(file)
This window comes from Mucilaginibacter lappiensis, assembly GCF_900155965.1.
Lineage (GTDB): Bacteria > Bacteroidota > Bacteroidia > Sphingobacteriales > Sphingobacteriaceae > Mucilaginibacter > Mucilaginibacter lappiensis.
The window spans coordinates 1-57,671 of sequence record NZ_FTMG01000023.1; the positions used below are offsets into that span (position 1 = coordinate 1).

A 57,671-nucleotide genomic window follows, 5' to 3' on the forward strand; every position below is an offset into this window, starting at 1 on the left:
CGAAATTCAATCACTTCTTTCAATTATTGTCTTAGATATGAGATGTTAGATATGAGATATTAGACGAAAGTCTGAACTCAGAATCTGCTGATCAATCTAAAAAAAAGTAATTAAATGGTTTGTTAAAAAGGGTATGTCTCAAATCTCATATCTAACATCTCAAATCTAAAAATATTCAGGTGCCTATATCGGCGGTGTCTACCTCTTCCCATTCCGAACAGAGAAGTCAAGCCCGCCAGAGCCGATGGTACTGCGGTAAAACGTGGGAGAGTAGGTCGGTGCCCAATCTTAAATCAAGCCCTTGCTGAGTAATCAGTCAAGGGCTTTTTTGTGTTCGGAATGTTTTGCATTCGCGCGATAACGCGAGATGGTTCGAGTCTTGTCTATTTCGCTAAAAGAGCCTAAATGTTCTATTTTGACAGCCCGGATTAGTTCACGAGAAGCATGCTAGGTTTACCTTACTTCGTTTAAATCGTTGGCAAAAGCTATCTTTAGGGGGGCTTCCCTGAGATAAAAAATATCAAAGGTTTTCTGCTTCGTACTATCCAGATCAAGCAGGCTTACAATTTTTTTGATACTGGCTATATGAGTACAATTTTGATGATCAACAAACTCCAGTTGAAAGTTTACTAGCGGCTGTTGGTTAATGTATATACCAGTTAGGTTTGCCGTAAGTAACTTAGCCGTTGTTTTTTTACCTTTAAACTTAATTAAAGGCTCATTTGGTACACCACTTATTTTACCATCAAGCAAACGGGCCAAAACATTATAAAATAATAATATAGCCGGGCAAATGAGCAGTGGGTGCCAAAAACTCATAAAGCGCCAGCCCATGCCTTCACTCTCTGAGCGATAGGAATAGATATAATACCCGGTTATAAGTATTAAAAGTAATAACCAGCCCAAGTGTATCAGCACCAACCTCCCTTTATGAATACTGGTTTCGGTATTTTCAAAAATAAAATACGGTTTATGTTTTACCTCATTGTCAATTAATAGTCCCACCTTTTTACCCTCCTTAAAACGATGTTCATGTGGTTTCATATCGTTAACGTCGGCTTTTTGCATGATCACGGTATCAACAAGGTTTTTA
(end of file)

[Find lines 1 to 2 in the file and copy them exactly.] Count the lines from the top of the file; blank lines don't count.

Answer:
This window comes from Mucilaginibacter lappiensis, assembly GCF_900155965.1.
Lineage (GTDB): Bacteria > Bacteroidota > Bacteroidia > Sphingobacteriales > Sphingobacteriaceae > Mucilaginibacter > Mucilaginibacter lappiensis.